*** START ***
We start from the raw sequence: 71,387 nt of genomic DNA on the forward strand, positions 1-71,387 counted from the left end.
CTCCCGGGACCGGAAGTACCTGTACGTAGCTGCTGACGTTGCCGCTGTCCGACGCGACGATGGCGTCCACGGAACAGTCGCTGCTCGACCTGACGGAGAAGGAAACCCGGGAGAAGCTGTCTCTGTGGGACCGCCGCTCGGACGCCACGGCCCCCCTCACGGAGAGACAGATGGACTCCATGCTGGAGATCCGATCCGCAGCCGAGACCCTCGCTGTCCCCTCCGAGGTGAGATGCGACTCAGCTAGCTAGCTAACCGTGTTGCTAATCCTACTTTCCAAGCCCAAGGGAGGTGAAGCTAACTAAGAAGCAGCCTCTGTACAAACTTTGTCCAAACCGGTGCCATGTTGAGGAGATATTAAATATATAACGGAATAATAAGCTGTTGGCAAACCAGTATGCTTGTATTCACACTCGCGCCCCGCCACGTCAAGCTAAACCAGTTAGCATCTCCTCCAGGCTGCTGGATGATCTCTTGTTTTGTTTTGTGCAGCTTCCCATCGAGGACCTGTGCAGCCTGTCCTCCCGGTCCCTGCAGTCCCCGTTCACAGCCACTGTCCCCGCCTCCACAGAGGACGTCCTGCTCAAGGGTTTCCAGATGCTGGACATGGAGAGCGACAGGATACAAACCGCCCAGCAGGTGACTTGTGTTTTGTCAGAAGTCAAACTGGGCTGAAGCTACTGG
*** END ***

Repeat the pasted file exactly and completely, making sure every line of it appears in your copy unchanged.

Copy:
We start from the raw sequence: 71,387 nt of genomic DNA on the forward strand, positions 1-71,387 counted from the left end.
CTCCCGGGACCGGAAGTACCTGTACGTAGCTGCTGACGTTGCCGCTGTCCGACGCGACGATGGCGTCCACGGAACAGTCGCTGCTCGACCTGACGGAGAAGGAAACCCGGGAGAAGCTGTCTCTGTGGGACCGCCGCTCGGACGCCACGGCCCCCCTCACGGAGAGACAGATGGACTCCATGCTGGAGATCCGATCCGCAGCCGAGACCCTCGCTGTCCCCTCCGAGGTGAGATGCGACTCAGCTAGCTAGCTAACCGTGTTGCTAATCCTACTTTCCAAGCCCAAGGGAGGTGAAGCTAACTAAGAAGCAGCCTCTGTACAAACTTTGTCCAAACCGGTGCCATGTTGAGGAGATATTAAATATATAACGGAATAATAAGCTGTTGGCAAACCAGTATGCTTGTATTCACACTCGCGCCCCGCCACGTCAAGCTAAACCAGTTAGCATCTCCTCCAGGCTGCTGGATGATCTCTTGTTTTGTTTTGTGCAGCTTCCCATCGAGGACCTGTGCAGCCTGTCCTCCCGGTCCCTGCAGTCCCCGTTCACAGCCACTGTCCCCGCCTCCACAGAGGACGTCCTGCTCAAGGGTTTCCAGATGCTGGACATGGAGAGCGACAGGATACAAACCGCCCAGCAGGTGACTTGTGTTTTGTCAGAAGTCAAACTGGGCTGAAGCTACTGG